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By Dick Staub

Grace in the Ghetto

"Amazing Grace: The Lives of Children and the Conscience of a Nation." By Jonathan Kozol, Crown 288 pp.; $23

I remember my first visit to Egypt. I was met at the airport late at night. I was taken to a beautiful hotel. I couldn't really see much, but I did notice that at least the final quarter of a mile of the trip was along a road bordered by an ornately decorated ten-foot-high plaster wall. And the next morning I found out why. I discovered that my four- or five-star hotel was planted right next to one of Egypt's worst slums. The creative folks in Cairo had simply walled off the slums so that you were living in luxury, and you could look out from your room onto this zone of squalor and deprivation.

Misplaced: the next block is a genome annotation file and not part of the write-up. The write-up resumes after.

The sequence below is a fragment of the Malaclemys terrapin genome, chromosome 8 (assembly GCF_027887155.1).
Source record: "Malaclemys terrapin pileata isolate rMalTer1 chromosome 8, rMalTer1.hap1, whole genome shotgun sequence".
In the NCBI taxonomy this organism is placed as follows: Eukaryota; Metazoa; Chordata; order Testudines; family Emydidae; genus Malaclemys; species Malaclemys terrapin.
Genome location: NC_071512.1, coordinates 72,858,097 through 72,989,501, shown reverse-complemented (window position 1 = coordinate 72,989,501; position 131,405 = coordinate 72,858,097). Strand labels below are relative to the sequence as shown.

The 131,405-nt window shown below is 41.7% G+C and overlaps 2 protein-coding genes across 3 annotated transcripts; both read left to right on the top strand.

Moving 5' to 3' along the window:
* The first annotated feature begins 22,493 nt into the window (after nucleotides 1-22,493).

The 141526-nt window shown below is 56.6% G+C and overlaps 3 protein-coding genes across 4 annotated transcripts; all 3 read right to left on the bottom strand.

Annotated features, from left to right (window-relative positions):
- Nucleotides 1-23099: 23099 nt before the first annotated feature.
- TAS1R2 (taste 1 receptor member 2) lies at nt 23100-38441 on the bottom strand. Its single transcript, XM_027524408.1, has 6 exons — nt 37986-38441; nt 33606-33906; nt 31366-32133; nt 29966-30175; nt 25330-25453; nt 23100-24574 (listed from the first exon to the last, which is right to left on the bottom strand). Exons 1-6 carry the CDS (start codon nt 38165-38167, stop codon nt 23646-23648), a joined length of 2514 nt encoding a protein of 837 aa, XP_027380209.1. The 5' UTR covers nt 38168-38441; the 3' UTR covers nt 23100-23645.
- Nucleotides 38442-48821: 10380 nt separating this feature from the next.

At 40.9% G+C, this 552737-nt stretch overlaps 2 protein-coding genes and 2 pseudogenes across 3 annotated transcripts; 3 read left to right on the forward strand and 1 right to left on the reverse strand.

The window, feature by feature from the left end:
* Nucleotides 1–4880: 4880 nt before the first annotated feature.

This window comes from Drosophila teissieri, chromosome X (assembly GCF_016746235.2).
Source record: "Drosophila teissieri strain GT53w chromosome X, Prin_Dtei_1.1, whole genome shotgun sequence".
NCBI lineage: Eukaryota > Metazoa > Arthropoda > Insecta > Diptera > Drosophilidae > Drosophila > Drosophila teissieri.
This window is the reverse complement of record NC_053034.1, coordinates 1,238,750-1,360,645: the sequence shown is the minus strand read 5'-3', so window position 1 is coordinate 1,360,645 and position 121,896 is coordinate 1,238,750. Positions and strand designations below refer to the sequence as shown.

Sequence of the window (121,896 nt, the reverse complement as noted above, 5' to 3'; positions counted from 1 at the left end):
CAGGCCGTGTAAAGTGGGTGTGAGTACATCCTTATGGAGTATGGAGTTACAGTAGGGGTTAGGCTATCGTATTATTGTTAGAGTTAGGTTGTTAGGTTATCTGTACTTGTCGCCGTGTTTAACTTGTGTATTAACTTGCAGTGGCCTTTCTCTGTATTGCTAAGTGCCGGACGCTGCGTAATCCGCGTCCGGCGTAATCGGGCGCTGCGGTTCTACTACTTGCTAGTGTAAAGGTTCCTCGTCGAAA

The columnist Clarence Page recently described a visit he made to the Dominican Republic. He said he felt like he was witnessing America's future: grinding poverty next door to breathtaking opulence.

Jonathan Kozol has seen these situations up close; he has written about what he has seen, and it has accrued to the benefit of all of us who have been reading him for a while. His first book, "Death at an Early Age," based on his experience teaching fourth grade in a segregated Boston public school, won the National Book Award. With "Illiterate America," he drew attention to the scandal of widespread adult illiteracy. "Rachel and Her Children: Homeless Families in America" changed our perception of the homeless. And, 30 years after the civil rights movement, "Savage Inequalities" documented the persistence of segregation and gross inequities in funding for our public school systems.

Now, in "Amazing Grace: The Lives of Children and the Conscience of a Nation," Kozol has returned with a personal look at the children who are being raised on the other side of the wall from America's opulence in America's poverty. It's the story of a neighborhood in the South Bronx, Mott Haven. Forty-eight thousand people live there, and the median income is $7,600. Last October in Chicago I talked ...

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